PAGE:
Nursery ratio plans criticised by government adviser
- 22 March 2013
- From the section Education & Family
One of the government's key advisers on childcare has issued a strongly worded attack on its plans to increase the number of children nursery staff can look after in England.
Prof Cathy Nutbrown, who reviewed childcare and qualifications for the government, said its plans "make no sense at all".
She said changing ratios would "dilute" the effects of raising staff quality.
The government said standards and safety were linked to staff quality.
And it has stressed that only those nursery settings that employ more highly qualified staff would be allowed to increase the number of children cared for by each of its workers.
In a strongly worded response to the government's plans, More Great Childcare, Prof Nutbrown said the current proposals would "shake the foundations" of quality nursery provisions.
"Watering down ratios regardless of the level of qualifications held by staff is likely to lead to worse, not 'great', childcare and will undermine intentions to provide quality early learning experiences," she said.
Prof Nutbrown said any of the positive effects that might have come about by enhancing qualifications would be "cancelled out" because children will simply have too few early years professionals working with them.
She added: "So, do I think changing the ratios will make a difference if people are better qualified?
"The difference will be too few adults with too many little children; too few moments in the day for a toddler to have uninterrupted time with their key person, and too few early years practitioners to talk and work with parents."
"Here is the nub, there is nothing relaxing about the proposal to 'relax' ratios. It will lead to stress - for children, for parents and for early years practitioners, whatever their title or qualification."
It was impossible to provide "good foundations for life and learning for the youngest children on the cheap", she added.
Prof Nutbrown has been at the heart of shaping government policy on childcare. The Sheffield University professor has been advising the government on early years education since 2010 and has been held up by the Department for Education as a leading expert in the field.
She led the government's review of early education and childcare qualifications and contributed to the Tickell review of the Early Years Foundation Stage, which looked at the previous government's guidance on how education should be organised for children up to the age of five.
A Department for Education spokesman said: "Prof Nutbrown's review provided a valuable contribution to the development of our proposals for early education and childcare.
"We have taken forward several of her important recommendations, but we recognise that reforms and improvement need to go much further if we are to give parents a proper choice of high quality childcare and early education.
"All the evidence shows that quality and safety are linked to high quality staff. Our reforms mean that only high quality providers will be able to have this additional flexibility.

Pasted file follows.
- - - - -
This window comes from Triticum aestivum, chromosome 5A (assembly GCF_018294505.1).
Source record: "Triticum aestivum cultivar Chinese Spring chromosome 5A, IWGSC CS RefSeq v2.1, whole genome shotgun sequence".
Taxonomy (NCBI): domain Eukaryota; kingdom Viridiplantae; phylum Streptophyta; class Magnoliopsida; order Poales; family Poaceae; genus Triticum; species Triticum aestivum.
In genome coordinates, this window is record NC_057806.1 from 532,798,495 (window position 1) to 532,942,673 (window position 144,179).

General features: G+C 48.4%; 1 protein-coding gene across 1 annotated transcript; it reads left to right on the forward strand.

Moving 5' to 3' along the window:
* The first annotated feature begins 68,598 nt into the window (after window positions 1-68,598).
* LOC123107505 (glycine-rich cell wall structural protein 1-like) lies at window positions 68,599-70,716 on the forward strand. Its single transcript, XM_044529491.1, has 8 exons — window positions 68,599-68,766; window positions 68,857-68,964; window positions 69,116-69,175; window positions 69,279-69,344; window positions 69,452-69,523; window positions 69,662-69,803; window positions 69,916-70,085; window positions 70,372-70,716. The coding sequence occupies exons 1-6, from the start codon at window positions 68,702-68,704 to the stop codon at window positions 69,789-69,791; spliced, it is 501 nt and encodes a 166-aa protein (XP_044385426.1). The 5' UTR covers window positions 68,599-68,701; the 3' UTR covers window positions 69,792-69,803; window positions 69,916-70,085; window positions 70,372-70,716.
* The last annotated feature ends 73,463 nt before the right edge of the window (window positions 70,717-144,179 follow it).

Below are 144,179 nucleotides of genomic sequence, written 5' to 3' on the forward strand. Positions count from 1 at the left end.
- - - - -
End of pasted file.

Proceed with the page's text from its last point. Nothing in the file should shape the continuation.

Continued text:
"Our preliminary work suggests providers will be able to attract quality staff - using the new ratios could enable nurseries to pay staff up to £3,000 more per year."
But shadow children's minister Sharon Hodgson said: "The government's own expert adviser has echoed the concerns of parents and nursery staff that the quality of care for babies and toddlers is being undermined by this government - David Cameron and Michael Gove need to listen to Professor Nutbrown."
Prof Nutbrown's comments come as the National Children's Bureau (NCB) charity releases the findings of a snapshot survey suggesting an overwhelming rejection of the ratio-change plans from the early years sector.
Of the 341 early years staff who responded, 95% said they were concerned about increasing childcare ratios and that practitioners caring for children aged two or under should not be looking after any more.
Similarly, 80% felt the ratios for under-fives should remain as they are. Suggested changes would see both these ratios raised to four children for every staff member.
NCB chief executive Dr Hilary Emery said while there was agreement that the government needed to act in order to make childcare more affordable, "there are widely held fears that allowing providers to take on more children, in the same space with the same number of staff, could put children's welfare at risk and won't necessarily save parents any more money".
The DfE dismissed the survey as non-scientific and named several private nursery providers who it said supported its plans.
It added: "No childcare provider will be forced to use the new ratios as they are entirely optional. Only providers with well-qualified staff will be able to move to use them."
Catherine Farrell, joint chief executive of childcare association, Pacey, said whilst the government's plans included some positives, "it misses a number of important opportunities to improve the quality of childcare that children receive. Furthermore, its proposals to change ratios and introduce childminder agencies are likely to reduce quality for children."
She added that it would be raising its concerns with the DfE.